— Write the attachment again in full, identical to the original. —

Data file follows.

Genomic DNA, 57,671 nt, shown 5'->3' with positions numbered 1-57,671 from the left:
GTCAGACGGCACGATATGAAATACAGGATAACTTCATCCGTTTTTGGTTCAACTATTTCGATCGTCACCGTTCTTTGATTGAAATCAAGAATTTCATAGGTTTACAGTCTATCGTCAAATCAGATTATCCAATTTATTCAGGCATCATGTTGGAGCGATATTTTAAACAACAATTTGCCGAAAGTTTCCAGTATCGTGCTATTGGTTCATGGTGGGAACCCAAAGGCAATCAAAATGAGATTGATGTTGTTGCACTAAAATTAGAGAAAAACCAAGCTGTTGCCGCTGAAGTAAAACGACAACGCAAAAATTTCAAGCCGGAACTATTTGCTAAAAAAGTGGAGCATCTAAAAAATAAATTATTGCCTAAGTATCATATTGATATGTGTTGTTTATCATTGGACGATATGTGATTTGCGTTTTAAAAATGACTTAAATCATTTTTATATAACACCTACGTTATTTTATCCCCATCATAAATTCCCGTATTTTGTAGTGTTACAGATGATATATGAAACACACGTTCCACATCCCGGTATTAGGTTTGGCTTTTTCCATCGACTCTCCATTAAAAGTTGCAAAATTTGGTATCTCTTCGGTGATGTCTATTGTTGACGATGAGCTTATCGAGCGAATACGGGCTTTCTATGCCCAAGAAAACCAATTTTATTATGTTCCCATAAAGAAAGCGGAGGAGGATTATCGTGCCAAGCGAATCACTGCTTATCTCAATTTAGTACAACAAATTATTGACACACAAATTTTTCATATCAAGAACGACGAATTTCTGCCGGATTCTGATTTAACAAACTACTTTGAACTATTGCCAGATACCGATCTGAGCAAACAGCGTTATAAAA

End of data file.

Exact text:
Genomic DNA, 57,671 nt, shown 5'->3' with positions numbered 1-57,671 from the left:
GTCAGACGGCACGATATGAAATACAGGATAACTTCATCCGTTTTTGGTTCAACTATTTCGATCGTCACCGTTCTTTGATTGAAATCAAGAATTTCATAGGTTTACAGTCTATCGTCAAATCAGATTATCCAATTTATTCAGGCATCATGTTGGAGCGATATTTTAAACAACAATTTGCCGAAAGTTTCCAGTATCGTGCTATTGGTTCATGGTGGGAACCCAAAGGCAATCAAAATGAGATTGATGTTGTTGCACTAAAATTAGAGAAAAACCAAGCTGTTGCCGCTGAAGTAAAACGACAACGCAAAAATTTCAAGCCGGAACTATTTGCTAAAAAAGTGGAGCATCTAAAAAATAAATTATTGCCTAAGTATCATATTGATATGTGTTGTTTATCATTGGACGATATGTGATTTGCGTTTTAAAAATGACTTAAATCATTTTTATATAACACCTACGTTATTTTATCCCCATCATAAATTCCCGTATTTTGTAGTGTTACAGATGATATATGAAACACACGTTCCACATCCCGGTATTAGGTTTGGCTTTTTCCATCGACTCTCCATTAAAAGTTGCAAAATTTGGTATCTCTTCGGTGATGTCTATTGTTGACGATGAGCTTATCGAGCGAATACGGGCTTTCTATGCCCAAGAAAACCAATTTTATTATGTTCCCATAAAGAAAGCGGAGGAGGATTATCGTGCCAAGCGAATCACTGCTTATCTCAATTTAGTACAACAAATTATTGACACACAAATTTTTCATATCAAGAACGACGAATTTCTGCCGGATTCTGATTTAACAAACTACTTTGAACTATTGCCAGATACCGATCTGAGCAAACAGCGTTATAAAA